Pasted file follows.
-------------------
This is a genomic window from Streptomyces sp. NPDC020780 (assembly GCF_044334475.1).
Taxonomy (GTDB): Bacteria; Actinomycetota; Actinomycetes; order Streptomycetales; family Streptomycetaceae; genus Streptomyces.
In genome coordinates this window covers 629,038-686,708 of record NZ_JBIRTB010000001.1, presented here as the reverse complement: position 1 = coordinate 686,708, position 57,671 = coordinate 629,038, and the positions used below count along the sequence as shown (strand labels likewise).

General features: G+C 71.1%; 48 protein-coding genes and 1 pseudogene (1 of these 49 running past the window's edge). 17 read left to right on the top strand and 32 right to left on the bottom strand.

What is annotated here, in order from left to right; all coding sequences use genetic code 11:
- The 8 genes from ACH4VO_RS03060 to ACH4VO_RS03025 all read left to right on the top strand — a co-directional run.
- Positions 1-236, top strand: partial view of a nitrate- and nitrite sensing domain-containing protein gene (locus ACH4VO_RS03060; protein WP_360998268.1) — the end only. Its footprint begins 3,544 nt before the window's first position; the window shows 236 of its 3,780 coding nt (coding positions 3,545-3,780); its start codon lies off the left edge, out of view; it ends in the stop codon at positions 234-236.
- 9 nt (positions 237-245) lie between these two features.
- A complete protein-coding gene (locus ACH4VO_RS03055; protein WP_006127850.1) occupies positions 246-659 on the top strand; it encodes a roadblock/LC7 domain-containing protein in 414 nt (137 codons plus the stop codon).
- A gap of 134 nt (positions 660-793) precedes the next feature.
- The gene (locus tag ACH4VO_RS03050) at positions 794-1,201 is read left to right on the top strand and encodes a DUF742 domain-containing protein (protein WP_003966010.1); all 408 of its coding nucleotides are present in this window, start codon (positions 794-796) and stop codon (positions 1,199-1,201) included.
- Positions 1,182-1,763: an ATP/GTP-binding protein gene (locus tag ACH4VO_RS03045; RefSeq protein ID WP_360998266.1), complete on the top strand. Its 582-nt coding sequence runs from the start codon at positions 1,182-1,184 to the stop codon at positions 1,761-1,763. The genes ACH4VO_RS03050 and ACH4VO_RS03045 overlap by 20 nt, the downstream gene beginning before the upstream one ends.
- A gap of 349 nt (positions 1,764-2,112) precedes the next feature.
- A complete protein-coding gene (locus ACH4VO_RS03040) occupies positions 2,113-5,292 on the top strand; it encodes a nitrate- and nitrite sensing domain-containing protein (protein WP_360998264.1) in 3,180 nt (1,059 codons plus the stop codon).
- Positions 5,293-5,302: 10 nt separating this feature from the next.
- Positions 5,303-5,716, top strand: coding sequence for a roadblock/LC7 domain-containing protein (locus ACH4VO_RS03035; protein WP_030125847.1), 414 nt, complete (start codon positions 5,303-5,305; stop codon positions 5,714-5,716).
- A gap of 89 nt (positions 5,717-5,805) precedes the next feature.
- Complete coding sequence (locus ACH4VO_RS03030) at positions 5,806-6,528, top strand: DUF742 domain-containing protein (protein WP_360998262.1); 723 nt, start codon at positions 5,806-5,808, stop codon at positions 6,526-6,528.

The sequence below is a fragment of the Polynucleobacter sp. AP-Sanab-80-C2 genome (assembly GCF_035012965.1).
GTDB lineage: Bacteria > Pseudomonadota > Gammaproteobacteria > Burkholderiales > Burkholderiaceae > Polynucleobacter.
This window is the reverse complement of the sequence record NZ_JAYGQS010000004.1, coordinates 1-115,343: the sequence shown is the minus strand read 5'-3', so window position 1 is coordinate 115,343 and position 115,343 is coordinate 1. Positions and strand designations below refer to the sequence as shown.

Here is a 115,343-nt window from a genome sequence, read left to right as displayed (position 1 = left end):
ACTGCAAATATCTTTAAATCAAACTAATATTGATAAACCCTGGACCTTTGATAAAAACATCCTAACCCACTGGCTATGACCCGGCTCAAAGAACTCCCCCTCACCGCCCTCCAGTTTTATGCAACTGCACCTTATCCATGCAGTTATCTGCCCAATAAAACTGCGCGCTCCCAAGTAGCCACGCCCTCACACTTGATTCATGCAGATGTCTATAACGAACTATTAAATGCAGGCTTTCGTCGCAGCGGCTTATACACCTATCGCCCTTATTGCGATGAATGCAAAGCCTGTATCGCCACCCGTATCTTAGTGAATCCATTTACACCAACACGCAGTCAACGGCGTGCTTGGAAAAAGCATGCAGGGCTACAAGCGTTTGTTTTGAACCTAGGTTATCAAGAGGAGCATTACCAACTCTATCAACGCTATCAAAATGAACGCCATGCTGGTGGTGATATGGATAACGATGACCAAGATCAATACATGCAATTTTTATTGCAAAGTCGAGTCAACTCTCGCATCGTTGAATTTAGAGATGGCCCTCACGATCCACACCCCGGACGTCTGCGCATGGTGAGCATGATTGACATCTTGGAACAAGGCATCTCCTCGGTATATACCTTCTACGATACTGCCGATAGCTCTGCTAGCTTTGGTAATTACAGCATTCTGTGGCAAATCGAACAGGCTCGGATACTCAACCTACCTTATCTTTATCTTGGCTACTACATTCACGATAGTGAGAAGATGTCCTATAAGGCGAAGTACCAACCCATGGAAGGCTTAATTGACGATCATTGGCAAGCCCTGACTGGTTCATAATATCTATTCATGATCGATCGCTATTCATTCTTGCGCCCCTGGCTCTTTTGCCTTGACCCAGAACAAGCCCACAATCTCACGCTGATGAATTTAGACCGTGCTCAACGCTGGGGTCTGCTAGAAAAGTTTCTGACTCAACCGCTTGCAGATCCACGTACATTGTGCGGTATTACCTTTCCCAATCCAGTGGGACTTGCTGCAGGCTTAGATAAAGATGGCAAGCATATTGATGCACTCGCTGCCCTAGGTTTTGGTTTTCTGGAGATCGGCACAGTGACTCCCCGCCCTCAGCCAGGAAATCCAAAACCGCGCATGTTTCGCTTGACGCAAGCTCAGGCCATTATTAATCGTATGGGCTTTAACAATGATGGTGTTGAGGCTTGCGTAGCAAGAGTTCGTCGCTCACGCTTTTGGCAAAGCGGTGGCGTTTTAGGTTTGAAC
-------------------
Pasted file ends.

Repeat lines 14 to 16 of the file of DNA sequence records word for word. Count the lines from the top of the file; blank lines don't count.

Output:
- A complete protein-coding gene (locus ACH4VO_RS03040) occupies positions 2,113-5,292 on the top strand; it encodes a nitrate- and nitrite sensing domain-containing protein (protein WP_360998264.1) in 3,180 nt (1,059 codons plus the stop codon).
- Positions 5,293-5,302: 10 nt separating this feature from the next.
- Positions 5,303-5,716, top strand: coding sequence for a roadblock/LC7 domain-containing protein (locus ACH4VO_RS03035; protein WP_030125847.1), 414 nt, complete (start codon positions 5,303-5,305; stop codon positions 5,714-5,716).